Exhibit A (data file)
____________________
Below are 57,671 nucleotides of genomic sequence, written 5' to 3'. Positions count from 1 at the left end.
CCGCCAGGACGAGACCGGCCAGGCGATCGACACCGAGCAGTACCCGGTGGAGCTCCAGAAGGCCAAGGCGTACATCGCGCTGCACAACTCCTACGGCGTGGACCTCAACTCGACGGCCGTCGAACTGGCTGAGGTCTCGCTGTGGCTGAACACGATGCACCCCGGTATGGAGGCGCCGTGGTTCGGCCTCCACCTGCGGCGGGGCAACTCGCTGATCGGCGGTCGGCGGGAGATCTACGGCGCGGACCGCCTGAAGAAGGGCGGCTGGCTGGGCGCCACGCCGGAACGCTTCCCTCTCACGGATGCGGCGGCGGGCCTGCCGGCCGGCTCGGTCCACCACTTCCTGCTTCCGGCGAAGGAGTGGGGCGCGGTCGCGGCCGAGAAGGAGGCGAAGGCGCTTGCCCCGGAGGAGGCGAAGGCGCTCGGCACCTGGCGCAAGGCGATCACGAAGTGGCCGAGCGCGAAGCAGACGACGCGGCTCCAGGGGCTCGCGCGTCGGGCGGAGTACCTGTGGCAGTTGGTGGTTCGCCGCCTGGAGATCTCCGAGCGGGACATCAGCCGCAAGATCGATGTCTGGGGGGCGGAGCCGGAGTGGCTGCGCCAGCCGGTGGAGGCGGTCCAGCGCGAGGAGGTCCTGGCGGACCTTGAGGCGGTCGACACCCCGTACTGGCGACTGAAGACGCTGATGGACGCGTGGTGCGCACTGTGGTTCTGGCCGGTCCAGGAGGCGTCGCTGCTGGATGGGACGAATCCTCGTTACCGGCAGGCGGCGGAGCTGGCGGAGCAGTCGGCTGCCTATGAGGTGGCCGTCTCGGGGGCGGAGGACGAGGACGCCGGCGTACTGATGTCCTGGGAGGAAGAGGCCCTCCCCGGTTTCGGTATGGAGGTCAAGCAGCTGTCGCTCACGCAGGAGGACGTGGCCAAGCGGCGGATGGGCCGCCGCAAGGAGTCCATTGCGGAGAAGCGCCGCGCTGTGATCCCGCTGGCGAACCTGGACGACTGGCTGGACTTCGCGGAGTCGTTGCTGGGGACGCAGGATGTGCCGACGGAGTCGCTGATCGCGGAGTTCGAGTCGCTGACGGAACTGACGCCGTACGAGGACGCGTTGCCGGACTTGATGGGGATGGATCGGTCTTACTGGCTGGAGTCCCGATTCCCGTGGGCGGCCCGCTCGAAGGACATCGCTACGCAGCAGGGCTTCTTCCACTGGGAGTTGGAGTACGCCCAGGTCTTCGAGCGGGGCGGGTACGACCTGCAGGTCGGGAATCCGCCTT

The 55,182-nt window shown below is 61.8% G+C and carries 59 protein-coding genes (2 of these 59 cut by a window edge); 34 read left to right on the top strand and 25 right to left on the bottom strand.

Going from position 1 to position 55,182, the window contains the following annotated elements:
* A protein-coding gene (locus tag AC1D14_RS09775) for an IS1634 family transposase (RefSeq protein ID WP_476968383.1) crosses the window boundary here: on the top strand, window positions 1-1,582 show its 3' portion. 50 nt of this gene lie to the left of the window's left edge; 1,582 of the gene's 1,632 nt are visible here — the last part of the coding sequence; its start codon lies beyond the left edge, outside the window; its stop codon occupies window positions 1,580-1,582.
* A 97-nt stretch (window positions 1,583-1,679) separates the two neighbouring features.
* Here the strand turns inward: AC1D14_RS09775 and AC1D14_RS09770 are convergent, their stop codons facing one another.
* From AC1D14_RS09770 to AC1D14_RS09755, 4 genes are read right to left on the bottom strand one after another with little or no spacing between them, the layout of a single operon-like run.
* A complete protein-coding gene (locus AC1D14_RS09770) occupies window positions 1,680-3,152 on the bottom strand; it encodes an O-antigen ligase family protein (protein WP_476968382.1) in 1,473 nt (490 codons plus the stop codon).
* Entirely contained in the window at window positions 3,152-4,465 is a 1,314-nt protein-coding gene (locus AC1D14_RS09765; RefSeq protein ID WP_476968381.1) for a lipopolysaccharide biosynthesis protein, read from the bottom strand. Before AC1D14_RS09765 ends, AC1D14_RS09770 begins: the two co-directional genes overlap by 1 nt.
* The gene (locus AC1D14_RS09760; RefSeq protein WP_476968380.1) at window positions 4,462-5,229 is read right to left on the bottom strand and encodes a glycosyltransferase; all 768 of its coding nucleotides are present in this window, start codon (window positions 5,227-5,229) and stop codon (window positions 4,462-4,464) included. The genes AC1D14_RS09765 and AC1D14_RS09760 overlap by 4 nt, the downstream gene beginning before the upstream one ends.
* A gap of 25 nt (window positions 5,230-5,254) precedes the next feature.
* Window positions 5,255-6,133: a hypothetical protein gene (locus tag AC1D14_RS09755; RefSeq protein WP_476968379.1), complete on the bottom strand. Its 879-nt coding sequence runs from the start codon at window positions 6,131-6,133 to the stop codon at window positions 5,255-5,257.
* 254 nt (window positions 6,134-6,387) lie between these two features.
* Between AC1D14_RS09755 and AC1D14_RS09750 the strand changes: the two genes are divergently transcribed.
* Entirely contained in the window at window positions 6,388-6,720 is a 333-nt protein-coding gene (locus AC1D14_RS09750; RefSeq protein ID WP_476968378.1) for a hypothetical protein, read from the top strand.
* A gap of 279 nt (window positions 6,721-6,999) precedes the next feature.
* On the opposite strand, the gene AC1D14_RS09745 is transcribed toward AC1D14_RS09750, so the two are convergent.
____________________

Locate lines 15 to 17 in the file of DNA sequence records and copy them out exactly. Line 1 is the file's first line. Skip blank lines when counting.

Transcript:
* Between AC1D14_RS09755 and AC1D14_RS09750 the strand changes: the two genes are divergently transcribed.
* Entirely contained in the window at window positions 6,388-6,720 is a 333-nt protein-coding gene (locus AC1D14_RS09750; RefSeq protein ID WP_476968378.1) for a hypothetical protein, read from the top strand.
* A gap of 279 nt (window positions 6,721-6,999) precedes the next feature.